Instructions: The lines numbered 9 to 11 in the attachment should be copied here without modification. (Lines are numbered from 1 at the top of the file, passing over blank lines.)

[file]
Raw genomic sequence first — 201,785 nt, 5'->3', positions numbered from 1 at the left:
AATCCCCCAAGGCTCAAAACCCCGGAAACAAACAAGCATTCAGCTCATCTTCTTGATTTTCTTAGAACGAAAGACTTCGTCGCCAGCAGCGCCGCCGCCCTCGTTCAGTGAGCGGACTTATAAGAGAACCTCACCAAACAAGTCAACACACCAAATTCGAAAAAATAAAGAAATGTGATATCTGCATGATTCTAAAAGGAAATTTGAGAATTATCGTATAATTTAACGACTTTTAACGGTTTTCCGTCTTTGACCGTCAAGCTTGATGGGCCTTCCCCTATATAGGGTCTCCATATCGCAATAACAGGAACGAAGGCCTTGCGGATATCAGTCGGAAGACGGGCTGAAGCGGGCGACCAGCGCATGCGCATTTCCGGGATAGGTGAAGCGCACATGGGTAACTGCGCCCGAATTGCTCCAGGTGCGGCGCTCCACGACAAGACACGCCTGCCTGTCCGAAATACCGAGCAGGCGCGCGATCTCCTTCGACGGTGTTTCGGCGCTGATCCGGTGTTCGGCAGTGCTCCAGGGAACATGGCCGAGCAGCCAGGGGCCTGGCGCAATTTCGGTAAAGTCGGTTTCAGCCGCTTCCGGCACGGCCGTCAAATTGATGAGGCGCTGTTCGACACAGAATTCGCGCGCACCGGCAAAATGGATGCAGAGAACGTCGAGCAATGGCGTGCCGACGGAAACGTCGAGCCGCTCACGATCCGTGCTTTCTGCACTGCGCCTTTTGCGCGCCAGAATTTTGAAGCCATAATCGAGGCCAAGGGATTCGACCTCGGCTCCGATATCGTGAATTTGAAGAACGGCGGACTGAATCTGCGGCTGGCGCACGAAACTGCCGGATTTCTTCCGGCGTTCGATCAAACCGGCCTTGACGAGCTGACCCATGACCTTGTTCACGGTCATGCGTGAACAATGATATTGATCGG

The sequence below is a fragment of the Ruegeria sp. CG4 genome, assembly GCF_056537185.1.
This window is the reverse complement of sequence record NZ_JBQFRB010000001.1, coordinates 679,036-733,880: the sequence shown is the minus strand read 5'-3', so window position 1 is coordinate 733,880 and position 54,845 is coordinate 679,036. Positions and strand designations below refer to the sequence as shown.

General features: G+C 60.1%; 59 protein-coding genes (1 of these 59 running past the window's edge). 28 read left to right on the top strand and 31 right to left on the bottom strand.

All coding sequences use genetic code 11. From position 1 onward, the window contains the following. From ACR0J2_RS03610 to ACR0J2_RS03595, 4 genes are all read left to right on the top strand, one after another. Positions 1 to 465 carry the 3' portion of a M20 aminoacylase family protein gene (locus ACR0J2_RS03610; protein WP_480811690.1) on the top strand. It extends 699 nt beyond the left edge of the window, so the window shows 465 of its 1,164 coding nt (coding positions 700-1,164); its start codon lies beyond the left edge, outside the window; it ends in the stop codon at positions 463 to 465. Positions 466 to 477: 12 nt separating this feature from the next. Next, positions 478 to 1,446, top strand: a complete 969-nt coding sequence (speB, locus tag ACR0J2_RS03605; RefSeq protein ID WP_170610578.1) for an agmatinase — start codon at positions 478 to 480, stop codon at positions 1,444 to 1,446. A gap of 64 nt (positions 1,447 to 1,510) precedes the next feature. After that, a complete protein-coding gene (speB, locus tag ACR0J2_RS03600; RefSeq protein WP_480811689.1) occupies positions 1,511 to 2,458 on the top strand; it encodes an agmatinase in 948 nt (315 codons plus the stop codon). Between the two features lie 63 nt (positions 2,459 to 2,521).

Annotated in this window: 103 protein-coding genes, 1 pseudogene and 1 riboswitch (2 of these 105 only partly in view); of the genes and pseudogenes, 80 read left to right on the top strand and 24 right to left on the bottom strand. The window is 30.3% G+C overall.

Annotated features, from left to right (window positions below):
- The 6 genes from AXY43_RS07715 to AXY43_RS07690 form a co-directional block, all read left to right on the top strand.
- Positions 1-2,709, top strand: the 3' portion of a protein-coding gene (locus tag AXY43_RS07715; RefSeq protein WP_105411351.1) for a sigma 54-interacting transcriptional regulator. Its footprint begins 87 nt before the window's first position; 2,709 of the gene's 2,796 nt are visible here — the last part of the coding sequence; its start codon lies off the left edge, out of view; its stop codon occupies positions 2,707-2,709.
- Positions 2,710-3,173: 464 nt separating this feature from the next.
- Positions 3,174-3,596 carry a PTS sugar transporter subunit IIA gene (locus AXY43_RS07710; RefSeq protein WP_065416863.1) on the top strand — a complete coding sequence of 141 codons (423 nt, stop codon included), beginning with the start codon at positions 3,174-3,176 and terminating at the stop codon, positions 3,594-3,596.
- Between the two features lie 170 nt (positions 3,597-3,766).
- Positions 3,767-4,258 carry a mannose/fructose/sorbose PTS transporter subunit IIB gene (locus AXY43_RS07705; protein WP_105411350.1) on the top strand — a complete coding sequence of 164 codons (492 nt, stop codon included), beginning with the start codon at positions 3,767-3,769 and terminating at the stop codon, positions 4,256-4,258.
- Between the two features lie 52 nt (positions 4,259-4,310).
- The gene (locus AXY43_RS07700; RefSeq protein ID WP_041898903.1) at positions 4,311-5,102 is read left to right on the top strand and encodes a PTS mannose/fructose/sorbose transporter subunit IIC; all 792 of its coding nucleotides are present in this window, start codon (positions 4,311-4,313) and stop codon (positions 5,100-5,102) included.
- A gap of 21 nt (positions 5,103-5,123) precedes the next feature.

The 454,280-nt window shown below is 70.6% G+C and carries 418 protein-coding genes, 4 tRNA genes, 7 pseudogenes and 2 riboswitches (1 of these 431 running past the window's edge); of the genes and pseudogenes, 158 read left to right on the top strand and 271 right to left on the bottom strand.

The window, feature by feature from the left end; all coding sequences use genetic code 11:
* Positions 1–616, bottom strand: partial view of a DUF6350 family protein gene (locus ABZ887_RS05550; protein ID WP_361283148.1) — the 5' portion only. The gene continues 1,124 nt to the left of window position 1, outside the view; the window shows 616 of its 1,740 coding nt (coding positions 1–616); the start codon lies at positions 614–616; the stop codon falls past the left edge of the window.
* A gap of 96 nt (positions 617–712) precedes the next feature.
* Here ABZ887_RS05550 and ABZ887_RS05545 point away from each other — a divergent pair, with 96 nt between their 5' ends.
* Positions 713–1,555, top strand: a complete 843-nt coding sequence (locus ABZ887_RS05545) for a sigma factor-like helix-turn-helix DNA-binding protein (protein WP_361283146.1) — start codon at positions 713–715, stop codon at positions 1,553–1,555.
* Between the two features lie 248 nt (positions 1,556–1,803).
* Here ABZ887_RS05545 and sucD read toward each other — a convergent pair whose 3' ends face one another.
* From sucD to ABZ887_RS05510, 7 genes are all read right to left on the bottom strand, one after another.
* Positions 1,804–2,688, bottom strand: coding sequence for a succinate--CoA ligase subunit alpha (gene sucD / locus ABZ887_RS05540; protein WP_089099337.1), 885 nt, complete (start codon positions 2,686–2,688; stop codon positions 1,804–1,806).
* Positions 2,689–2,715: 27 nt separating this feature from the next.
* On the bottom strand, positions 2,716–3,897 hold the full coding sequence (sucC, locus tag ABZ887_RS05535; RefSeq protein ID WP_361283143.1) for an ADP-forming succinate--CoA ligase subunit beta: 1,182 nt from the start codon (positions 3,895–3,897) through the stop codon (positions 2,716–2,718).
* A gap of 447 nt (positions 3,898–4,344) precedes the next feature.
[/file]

- The 6 genes from AXY43_RS07715 to AXY43_RS07690 form a co-directional block, all read left to right on the top strand.
- Positions 1-2,709, top strand: the 3' portion of a protein-coding gene (locus tag AXY43_RS07715; RefSeq protein WP_105411351.1) for a sigma 54-interacting transcriptional regulator. Its footprint begins 87 nt before the window's first position; 2,709 of the gene's 2,796 nt are visible here — the last part of the coding sequence; its start codon lies off the left edge, out of view; its stop codon occupies positions 2,707-2,709.
- Positions 2,710-3,173: 464 nt separating this feature from the next.